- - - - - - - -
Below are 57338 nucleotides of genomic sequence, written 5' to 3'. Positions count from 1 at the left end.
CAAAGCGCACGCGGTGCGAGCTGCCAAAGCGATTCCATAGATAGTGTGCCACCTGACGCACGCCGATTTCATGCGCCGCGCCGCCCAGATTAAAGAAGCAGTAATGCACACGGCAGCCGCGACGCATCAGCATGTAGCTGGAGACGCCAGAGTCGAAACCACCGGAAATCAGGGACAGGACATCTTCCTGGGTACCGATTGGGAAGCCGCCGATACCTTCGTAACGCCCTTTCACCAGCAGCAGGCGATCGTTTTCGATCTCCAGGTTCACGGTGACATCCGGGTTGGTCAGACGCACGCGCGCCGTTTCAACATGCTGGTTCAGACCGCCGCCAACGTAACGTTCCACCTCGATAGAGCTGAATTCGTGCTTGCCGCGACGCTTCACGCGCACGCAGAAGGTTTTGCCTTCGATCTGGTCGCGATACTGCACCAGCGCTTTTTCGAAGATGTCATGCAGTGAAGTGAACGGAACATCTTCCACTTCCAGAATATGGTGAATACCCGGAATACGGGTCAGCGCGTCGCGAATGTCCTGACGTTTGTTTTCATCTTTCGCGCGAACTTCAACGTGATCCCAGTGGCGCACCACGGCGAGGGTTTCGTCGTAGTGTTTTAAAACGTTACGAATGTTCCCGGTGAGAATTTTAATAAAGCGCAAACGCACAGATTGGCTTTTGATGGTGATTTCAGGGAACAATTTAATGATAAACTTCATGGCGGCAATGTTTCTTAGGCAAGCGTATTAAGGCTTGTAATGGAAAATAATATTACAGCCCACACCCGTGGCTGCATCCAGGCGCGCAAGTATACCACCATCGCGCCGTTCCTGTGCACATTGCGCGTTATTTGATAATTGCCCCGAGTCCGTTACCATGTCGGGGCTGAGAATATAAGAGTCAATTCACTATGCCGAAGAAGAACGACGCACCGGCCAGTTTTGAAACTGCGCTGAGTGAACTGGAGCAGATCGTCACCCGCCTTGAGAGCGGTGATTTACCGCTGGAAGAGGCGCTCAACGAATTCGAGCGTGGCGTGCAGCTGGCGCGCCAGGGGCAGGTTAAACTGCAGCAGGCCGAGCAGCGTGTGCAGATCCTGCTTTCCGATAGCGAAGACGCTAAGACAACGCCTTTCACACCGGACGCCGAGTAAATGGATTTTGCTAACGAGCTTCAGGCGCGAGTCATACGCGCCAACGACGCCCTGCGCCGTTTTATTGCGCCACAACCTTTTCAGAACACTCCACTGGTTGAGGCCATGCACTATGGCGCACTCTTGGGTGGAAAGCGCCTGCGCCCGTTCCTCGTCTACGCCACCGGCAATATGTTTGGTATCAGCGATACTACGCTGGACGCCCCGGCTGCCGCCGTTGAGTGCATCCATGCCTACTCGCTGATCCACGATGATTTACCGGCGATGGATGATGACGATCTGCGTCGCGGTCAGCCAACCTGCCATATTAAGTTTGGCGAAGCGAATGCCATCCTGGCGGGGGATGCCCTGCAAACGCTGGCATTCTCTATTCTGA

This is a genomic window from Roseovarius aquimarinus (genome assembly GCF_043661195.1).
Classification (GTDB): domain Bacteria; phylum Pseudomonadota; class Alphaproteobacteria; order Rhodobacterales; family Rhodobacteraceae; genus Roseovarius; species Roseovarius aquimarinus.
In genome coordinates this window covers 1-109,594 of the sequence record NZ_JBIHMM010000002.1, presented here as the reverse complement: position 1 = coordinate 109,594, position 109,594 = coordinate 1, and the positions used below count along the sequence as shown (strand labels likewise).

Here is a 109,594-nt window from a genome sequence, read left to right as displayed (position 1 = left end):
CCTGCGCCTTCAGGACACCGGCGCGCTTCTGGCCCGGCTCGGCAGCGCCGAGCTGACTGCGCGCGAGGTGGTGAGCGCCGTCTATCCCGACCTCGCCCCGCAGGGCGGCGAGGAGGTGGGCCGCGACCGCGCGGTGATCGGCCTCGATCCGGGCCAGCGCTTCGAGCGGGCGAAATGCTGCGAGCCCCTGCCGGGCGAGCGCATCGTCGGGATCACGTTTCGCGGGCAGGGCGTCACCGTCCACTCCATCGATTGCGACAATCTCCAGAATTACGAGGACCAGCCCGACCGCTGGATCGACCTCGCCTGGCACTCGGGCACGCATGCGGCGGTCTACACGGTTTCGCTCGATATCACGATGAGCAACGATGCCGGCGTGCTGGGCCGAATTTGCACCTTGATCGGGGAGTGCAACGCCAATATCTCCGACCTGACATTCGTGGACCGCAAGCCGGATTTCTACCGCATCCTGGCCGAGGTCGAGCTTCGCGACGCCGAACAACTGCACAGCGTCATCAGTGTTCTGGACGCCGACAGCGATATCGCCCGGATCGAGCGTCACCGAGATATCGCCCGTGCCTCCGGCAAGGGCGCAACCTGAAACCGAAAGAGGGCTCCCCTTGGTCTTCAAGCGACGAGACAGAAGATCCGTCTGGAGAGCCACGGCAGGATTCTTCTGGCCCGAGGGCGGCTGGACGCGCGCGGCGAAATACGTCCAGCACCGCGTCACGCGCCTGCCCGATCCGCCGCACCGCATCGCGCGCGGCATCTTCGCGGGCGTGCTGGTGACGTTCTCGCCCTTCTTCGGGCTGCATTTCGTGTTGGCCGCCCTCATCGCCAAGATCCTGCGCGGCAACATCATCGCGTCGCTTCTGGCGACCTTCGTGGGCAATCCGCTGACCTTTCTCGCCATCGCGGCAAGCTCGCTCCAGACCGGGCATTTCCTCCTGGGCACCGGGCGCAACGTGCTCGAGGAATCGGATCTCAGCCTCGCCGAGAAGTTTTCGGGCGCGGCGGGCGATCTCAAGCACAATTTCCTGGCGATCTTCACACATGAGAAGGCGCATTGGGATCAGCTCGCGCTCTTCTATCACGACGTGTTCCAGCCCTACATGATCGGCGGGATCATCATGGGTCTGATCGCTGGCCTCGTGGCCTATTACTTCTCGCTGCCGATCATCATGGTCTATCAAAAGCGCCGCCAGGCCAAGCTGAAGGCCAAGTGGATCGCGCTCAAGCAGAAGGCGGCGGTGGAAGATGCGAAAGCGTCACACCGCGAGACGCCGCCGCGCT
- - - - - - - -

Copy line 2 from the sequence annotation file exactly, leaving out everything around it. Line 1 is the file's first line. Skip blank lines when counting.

CAAAGCGCACGCGGTGCGAGCTGCCAAAGCGATTCCATAGATAGTGTGCCACCTGACGCACGCCGATTTCATGCGCCGCGCCGCCCAGATTAAAGAAGCAGTAATGCACACGGCAGCCGCGACGCATCAGCATGTAGCTGGAGACGCCAGAGTCGAAACCACCGGAAATCAGGGACAGGACATCTTCCTGGGTACCGATTGGGAAGCCGCCGATACCTTCGTAACGCCCTTTCACCAGCAGCAGGCGATCGTTTTCGATCTCCAGGTTCACGGTGACATCCGGGTTGGTCAGACGCACGCGCGCCGTTTCAACATGCTGGTTCAGACCGCCGCCAACGTAACGTTCCACCTCGATAGAGCTGAATTCGTGCTTGCCGCGACGCTTCACGCGCACGCAGAAGGTTTTGCCTTCGATCTGGTCGCGATACTGCACCAGCGCTTTTTCGAAGATGTCATGCAGTGAAGTGAACGGAACATCTTCCACTTCCAGAATATGGTGAATACCCGGAATACGGGTCAGCGCGTCGCGAATGTCCTGACGTTTGTTTTCATCTTTCGCGCGAACTTCAACGTGATCCCAGTGGCGCACCACGGCGAGGGTTTCGTCGTAGTGTTTTAAAACGTTACGAATGTTCCCGGTGAGAATTTTAATAAAGCGCAAACGCACAGATTGGCTTTTGATGGTGATTTCAGGGAACAATTTAATGATAAACTTCATGGCGGCAATGTTTCTTAGGCAAGCGTATTAAGGCTTGTAATGGAAAATAATATTACAGCCCACACCCGTGGCTGCATCCAGGCGCGCAAGTATACCACCATCGCGCCGTTCCTGTGCACATTGCGCGTTATTTGATAATTGCCCCGAGTCCGTTACCATGTCGGGGCTGAGAATATAAGAGTCAATTCACTATGCCGAAGAAGAACGACGCACCGGCCAGTTTTGAAACTGCGCTGAGTGAACTGGAGCAGATCGTCACCCGCCTTGAGAGCGGTGATTTACCGCTGGAAGAGGCGCTCAACGAATTCGAGCGTGGCGTGCAGCTGGCGCGCCAGGGGCAGGTTAAACTGCAGCAGGCCGAGCAGCGTGTGCAGATCCTGCTTTCCGATAGCGAAGACGCTAAGACAACGCCTTTCACACCGGACGCCGAGTAAATGGATTTTGCTAACGAGCTTCAGGCGCGAGTCATACGCGCCAACGACGCCCTGCGCCGTTTTATTGCGCCACAACCTTTTCAGAACACTCCACTGGTTGAGGCCATGCACTATGGCGCACTCTTGGGTGGAAAGCGCCTGCGCCCGTTCCTCGTCTACGCCACCGGCAATATGTTTGGTATCAGCGATACTACGCTGGACGCCCCGGCTGCCGCCGTTGAGTGCATCCATGCCTACTCGCTGATCCACGATGATTTACCGGCGATGGATGATGACGATCTGCGTCGCGGTCAGCCAACCTGCCATATTAAGTTTGGCGAAGCGAATGCCATCCTGGCGGGGGATGCCCTGCAAACGCTGGCATTCTCTATTCTGA